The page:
‘Only’ 400K Will Cut the Cable in 2014, Says Analyst
Only in the mind of a pay TV executive and industry analyst could the anticipated loss of “only” 400,000 subscribers be considered a victory. Why? Because those 400,000 cord cutters are complemented by hundreds of thousands of “cable nevers” (ie those that never had and never could cut the cable).
Pay TV just doesn’t seem to understand, when it comes to selfie obsessed millennials (above), cable and satellite just aren’t in the picture.
Media analyst Craig Moffett says in a just released report (pdf) that the number of people who will cut the cable this year has “slowed to a crawl.” While he’s pretty sanguine about growing pay TV revenue and profits in the face of a declining customers base, Fairer Platform sees danger, danger, danger!
“Cord cutting trends in Q2 remained surprisingly benign,” Moffett wrote. “Over the past year, the number of pay-TV subscriptions in the US has barely budged. That may not sound like a reason for celebration, but it is a small but discernible improvement from recent trends when the number of pay TV subscribers was actually shrinking (albeit slowly).”
According to the Moffett’s Q2 tally, US pay-TV services lost 305,000 video subscribers versus 387,000 in the same quarter last year. Traditionally, the second quarter is pay TV’s worst for the year.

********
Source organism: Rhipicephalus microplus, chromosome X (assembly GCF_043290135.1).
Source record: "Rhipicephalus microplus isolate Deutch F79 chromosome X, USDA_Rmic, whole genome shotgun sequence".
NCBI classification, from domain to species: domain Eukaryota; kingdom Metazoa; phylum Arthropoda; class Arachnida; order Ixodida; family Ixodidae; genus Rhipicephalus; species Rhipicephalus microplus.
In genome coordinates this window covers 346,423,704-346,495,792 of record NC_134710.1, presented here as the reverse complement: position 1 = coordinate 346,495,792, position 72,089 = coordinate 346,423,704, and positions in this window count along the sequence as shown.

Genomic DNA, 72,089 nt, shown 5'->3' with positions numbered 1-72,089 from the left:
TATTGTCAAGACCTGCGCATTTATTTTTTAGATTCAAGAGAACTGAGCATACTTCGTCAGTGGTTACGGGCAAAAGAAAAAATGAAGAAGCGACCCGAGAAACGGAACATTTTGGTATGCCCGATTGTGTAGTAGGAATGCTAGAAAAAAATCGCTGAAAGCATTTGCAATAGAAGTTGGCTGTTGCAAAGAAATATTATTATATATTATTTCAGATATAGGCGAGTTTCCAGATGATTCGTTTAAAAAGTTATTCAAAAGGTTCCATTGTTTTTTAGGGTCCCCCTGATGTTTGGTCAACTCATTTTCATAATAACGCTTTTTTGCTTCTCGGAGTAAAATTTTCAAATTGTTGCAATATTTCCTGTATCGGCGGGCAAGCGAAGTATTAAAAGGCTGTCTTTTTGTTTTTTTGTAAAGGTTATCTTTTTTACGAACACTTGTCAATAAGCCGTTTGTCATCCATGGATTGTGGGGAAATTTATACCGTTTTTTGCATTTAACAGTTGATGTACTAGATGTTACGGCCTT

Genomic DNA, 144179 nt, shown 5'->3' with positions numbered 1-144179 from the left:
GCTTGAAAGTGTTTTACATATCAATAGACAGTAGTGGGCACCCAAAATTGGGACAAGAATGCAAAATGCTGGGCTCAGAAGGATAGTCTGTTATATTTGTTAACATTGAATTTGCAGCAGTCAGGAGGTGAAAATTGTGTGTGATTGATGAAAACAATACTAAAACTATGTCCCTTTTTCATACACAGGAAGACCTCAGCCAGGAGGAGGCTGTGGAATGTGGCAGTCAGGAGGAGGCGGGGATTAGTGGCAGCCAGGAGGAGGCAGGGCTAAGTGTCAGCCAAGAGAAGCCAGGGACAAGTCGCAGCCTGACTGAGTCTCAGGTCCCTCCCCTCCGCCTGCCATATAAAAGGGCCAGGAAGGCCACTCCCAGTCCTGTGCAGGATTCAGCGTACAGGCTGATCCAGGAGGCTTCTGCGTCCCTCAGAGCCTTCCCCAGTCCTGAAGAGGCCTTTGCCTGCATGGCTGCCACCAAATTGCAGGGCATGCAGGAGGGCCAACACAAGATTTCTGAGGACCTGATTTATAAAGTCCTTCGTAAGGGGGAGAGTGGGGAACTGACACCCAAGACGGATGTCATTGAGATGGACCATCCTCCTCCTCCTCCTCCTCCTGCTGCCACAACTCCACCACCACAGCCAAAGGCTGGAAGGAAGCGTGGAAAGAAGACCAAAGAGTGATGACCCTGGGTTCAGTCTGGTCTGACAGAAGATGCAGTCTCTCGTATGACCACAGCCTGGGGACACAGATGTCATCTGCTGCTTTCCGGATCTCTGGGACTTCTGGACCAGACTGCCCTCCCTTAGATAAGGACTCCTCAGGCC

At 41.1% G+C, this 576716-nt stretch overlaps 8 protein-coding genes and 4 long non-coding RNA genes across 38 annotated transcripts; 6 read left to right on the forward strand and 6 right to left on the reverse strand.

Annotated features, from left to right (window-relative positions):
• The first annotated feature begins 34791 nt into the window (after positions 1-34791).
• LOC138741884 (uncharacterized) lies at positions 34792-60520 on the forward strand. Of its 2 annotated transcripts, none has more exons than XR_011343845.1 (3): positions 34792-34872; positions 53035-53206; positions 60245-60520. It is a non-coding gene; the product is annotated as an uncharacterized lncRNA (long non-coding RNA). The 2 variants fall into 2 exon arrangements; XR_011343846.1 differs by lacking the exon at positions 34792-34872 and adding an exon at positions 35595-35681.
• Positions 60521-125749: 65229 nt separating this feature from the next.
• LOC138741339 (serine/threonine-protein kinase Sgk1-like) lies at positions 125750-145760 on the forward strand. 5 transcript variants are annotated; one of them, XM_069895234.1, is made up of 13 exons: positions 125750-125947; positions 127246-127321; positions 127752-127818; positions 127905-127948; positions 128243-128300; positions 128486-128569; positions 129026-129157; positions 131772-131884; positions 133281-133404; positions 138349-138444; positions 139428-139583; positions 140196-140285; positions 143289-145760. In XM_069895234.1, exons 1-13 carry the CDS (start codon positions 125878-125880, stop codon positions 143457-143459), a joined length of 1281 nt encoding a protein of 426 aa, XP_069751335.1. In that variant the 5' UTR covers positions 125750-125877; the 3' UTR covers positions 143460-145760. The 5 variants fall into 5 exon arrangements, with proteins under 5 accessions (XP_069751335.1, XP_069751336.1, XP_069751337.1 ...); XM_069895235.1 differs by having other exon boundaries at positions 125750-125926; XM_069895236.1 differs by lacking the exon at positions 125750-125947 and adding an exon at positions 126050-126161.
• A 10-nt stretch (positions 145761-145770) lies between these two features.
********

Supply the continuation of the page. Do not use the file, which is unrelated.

That said, cable providers lost 517,000 subs in Q2 ’14 versus 598,000 in the year-ago quarter, while their satellite compatriots shed 78,000 subs compared to 168,000 last year — remember the year is only half over and Q2 is traditionally pay TV’s worst quarter.
“And here is an interesting, and perhaps surprising factoid,” added Moffett. “The ‘dying dinosaur’ pay-TV industry is growing revenue more than twice as fast as the wireless industry (after adjusting for accounting distortions in wireless).”
Cut the Cable Nevers
The last four years have seen more than 10 million subscribers or about 2.5 million annually cut the cable. Judged by that yardstick, perhaps 400,000 cord cutters in 2014 won’t be a big number after all.
Nevertheless, pay TV is living dangerously, dabbling in dangerous voodoo — increasing revenues coming from a declining customer base. Moreover, the declining customer base includes very, very few young adults…
Dangerous voodoo, indeed. What’s your take?